NEW YORK: Oil prices gained over 2 percent on Wednesday as another US crude stock drawdown indicated tight supplies and investors worried about possible new Western sanctions against Russia.
Brent futures rose $2.69, or 2.4 percent, to $112.92 a barrel by 1:22 p.m. EDT (1722 GMT). US West Texas Intermediate crude rose $2.88, or 2.8 percent, to $107.12.
US stockpiles fall
US commercial crude stocks and the country’s strategic reserves both fell in the most recent week as refiners ramped up output amid global supply tightness, the Energy Information Administration said on Wednesday.
However, demand for both distillates and gasoline fell in the latest week, which could signal that high prices are starting to put a dent in fuel consumption.
Crude inventories fell by 3.4 million barrels in the week to March 25 to 410 million barrels, lowest since September 2018. The decline was much steeper than the 1 million-barrel drop that analysts had forecast in a Reuters poll.
The nation’s strategic reserve also dropped by 3 million barrels following announced sales meant to shore up worldwide supplies since Russia’s invasion of Ukraine.
The US and its allies plan new sanctions on more sectors of Russia’s economy, including military supply chains.
“We would see an additional 1 million barrels per day of Russian production at risk if relations with Europe worsen and an oil embargo is put in place, although we still see this as unlikely,” consultancy JBC Energy said in a note.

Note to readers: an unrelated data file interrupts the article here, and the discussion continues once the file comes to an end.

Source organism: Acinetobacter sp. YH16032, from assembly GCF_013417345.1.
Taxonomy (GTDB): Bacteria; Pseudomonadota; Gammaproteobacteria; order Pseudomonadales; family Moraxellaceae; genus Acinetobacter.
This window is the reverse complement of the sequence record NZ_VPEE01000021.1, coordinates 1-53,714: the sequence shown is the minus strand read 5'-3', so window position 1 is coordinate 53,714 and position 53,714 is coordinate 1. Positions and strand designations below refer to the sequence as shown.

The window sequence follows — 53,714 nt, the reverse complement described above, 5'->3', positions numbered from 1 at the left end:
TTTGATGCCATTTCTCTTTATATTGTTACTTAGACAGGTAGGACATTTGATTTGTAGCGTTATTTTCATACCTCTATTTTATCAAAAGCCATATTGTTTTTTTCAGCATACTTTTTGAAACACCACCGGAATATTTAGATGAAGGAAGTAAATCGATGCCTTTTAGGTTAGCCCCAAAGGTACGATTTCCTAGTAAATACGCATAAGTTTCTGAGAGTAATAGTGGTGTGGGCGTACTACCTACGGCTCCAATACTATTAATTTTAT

The Kremlin indicated that all of Russia’s energy and commodity exports could be priced in roubles, as President Vladimir Putin seeks to make the West feel pain for the sanctions.
In response to possible Russian gas supply cuts, Germany triggered an emergency plan to manage gas supplies. Other European countries also took steps to conserve gas.
Keeping the market tight, major oil producers are likely to stick to their scheduled output target increase of about 432,000 bpd when OPEC+ — the Organization of the Petroleum Exporting Countries and allies including Russia — meets on Thursday, several sources close to the group said.
But weakening demand in China is pressuring oil prices, as the country has tightened mobility restrictions and COVID-19-related lockdowns in multiple cities including the financial hub of Shanghai.
US data showed private employers maintained a brisk pace of hiring in March, leading investors to worry that a possible rapid rise in interest rates could hurt economic growth and fuel demand.